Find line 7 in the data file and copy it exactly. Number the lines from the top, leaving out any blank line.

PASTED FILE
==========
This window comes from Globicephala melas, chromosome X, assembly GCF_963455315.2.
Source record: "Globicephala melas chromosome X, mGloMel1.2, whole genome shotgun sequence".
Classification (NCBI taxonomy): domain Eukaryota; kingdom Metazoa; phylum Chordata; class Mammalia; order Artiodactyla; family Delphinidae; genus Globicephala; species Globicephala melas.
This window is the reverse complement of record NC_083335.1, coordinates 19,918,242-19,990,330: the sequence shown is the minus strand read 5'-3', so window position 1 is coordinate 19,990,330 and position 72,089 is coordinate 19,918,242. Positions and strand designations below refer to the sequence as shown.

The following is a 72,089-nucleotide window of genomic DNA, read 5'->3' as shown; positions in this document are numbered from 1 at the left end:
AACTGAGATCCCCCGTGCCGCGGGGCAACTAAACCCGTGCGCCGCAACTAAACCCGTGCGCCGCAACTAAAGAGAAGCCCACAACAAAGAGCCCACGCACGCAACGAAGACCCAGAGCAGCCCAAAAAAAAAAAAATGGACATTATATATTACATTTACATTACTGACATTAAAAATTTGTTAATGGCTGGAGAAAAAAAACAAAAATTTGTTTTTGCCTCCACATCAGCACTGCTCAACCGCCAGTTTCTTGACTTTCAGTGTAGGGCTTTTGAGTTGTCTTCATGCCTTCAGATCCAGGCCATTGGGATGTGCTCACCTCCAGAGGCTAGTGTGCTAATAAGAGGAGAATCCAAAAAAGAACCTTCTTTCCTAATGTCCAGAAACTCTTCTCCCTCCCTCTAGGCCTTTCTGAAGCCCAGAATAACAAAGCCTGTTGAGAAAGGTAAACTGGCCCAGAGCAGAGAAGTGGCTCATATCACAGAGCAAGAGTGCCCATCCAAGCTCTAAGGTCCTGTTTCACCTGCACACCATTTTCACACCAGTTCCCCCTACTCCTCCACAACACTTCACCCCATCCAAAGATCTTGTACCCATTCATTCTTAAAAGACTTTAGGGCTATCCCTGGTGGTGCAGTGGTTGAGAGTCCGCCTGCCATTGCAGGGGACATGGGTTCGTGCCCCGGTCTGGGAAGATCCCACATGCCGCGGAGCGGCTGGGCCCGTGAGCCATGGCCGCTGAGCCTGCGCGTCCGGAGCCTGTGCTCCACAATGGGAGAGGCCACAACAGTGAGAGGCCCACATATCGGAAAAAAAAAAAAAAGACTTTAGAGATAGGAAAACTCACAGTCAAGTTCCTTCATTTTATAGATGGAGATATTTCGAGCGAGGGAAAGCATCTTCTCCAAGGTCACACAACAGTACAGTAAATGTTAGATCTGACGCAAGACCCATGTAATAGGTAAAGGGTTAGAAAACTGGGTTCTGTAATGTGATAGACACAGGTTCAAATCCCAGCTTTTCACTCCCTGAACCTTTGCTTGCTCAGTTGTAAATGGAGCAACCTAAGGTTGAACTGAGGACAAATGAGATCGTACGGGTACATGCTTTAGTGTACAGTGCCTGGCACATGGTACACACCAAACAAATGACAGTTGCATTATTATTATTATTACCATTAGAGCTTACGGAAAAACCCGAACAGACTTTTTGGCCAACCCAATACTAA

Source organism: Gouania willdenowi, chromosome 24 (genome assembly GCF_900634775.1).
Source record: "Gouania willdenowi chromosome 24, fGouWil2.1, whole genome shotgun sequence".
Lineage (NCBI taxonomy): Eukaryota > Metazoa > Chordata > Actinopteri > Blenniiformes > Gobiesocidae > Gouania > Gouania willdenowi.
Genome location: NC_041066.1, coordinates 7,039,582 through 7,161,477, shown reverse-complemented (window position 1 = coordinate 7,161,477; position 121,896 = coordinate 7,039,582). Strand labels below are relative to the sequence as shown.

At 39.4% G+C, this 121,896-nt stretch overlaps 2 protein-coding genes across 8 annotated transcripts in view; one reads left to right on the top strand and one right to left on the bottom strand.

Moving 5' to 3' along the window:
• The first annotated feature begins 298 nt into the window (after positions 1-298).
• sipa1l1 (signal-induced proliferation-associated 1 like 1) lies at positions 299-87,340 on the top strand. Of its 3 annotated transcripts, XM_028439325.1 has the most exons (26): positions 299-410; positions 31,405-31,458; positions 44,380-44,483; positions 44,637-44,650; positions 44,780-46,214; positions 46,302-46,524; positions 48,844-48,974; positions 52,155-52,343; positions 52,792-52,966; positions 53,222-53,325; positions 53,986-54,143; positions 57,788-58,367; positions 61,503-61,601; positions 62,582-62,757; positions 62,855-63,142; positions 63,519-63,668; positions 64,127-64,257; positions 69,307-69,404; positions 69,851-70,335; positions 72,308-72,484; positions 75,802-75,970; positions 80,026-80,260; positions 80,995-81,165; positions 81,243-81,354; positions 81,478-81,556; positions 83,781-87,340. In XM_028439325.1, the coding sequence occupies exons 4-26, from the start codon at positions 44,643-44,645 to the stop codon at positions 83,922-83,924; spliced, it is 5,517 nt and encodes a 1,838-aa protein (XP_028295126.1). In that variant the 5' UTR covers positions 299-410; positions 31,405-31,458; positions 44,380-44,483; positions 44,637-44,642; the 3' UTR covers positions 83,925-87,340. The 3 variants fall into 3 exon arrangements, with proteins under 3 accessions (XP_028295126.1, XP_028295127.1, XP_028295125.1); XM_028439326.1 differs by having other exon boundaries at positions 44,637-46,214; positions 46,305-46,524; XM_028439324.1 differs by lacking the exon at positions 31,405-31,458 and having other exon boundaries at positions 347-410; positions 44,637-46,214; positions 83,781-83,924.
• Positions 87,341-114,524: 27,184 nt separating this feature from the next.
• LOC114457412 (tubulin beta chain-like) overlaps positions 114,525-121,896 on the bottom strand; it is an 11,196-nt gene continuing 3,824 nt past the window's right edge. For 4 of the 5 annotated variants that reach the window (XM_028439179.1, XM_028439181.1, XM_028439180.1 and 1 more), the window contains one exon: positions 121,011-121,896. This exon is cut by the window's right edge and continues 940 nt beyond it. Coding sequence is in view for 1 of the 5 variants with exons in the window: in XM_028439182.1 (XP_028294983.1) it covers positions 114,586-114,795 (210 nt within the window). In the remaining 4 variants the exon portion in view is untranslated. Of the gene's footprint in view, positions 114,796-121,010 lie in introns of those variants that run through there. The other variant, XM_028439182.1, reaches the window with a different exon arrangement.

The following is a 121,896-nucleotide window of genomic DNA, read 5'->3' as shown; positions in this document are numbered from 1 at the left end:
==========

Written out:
Source organism: Gouania willdenowi, chromosome 24 (genome assembly GCF_900634775.1).